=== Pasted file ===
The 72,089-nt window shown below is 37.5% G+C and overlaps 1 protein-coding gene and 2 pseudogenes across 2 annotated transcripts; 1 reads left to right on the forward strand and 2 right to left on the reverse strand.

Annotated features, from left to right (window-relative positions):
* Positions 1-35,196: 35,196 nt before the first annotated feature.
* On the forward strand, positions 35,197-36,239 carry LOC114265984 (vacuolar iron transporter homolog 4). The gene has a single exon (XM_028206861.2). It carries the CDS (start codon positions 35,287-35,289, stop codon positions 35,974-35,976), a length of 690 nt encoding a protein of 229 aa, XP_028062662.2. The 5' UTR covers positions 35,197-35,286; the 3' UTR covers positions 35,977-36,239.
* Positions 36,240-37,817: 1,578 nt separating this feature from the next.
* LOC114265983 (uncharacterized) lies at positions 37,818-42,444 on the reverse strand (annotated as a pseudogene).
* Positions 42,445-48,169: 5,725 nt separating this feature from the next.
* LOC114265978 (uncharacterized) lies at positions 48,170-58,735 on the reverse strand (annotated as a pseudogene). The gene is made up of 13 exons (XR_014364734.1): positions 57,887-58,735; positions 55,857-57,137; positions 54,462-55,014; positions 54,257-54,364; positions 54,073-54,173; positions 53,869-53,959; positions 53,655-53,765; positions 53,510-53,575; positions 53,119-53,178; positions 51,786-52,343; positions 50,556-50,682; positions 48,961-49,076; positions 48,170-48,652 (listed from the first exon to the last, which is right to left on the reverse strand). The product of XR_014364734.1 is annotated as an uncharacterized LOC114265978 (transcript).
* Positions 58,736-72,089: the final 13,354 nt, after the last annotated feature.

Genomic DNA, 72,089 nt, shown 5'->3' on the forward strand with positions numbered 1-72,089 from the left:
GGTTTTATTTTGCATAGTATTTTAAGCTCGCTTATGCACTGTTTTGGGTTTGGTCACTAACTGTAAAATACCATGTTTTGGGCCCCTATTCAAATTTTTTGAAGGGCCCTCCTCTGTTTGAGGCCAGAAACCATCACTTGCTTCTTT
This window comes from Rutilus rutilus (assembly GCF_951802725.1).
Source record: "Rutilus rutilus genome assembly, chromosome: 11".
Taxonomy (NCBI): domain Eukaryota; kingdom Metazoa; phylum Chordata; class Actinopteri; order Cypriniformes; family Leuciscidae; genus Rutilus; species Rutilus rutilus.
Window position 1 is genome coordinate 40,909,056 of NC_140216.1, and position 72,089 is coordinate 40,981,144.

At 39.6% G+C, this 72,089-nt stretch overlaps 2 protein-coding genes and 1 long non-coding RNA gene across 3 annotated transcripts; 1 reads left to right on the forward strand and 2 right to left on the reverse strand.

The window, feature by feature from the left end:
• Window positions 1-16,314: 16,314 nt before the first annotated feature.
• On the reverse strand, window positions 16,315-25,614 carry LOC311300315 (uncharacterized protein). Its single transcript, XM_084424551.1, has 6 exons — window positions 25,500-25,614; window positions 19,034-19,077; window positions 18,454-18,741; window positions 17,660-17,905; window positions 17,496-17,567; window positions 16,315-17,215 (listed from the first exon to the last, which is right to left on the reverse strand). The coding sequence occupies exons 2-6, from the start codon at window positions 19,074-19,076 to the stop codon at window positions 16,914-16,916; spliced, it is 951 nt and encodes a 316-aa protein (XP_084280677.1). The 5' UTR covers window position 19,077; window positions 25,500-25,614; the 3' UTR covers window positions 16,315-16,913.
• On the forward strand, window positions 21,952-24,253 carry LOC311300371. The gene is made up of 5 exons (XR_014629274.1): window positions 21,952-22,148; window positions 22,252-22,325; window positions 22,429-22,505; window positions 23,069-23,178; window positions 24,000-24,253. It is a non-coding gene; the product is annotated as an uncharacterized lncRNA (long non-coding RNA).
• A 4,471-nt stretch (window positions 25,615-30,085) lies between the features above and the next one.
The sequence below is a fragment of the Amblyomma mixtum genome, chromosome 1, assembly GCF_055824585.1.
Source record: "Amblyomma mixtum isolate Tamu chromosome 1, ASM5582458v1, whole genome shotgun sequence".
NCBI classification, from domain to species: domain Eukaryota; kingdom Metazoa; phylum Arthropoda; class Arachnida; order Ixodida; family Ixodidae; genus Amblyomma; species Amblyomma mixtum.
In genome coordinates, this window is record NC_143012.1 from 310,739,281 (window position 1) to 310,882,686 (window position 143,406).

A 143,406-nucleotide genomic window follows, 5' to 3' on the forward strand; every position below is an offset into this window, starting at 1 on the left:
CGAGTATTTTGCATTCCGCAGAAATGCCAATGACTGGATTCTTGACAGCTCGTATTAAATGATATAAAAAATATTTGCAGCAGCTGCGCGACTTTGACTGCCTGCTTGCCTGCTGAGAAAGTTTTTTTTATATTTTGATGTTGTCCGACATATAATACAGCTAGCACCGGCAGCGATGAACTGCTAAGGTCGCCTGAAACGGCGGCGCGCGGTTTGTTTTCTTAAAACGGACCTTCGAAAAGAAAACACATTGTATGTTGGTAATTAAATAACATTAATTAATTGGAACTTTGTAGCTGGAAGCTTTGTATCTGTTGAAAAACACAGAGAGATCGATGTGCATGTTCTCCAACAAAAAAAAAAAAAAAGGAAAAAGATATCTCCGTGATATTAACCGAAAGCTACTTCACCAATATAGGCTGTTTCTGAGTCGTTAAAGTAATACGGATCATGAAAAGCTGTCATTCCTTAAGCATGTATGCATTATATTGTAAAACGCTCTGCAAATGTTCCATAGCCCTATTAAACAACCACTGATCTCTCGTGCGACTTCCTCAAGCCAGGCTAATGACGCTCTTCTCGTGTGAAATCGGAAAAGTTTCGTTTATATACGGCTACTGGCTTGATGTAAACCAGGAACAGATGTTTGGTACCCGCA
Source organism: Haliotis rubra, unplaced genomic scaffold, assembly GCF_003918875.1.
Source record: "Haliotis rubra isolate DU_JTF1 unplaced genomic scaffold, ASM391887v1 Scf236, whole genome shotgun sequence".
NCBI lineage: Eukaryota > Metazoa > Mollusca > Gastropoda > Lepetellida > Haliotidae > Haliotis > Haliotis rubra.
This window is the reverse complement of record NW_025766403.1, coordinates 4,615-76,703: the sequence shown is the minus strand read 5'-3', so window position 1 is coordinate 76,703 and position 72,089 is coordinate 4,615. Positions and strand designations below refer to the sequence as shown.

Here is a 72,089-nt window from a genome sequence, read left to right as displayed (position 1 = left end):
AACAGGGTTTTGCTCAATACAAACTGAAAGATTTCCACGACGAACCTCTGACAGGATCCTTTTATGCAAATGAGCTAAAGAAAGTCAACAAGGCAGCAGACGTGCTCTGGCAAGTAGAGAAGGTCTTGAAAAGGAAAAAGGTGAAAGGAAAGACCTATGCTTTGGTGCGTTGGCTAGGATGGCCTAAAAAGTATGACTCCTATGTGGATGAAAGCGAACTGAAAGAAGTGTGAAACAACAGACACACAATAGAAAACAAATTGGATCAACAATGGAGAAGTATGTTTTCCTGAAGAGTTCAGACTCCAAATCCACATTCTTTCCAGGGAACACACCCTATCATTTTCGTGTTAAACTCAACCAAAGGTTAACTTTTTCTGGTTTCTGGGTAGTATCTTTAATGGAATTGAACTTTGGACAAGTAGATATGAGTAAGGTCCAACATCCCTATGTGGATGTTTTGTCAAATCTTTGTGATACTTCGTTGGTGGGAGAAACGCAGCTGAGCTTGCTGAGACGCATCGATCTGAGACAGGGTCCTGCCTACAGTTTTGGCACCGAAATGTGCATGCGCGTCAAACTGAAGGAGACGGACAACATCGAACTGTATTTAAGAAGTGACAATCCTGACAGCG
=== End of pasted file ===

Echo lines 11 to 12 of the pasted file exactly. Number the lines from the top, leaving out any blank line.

GGTTTTATTTTGCATAGTATTTTAAGCTCGCTTATGCACTGTTTTGGGTTTGGTCACTAACTGTAAAATACCATGTTTTGGGCCCCTATTCAAATTTTTTGAAGGGCCCTCCTCTGTTTGAGGCCAGAAACCATCACTTGCTTCTTT
This window comes from Rutilus rutilus (assembly GCF_951802725.1).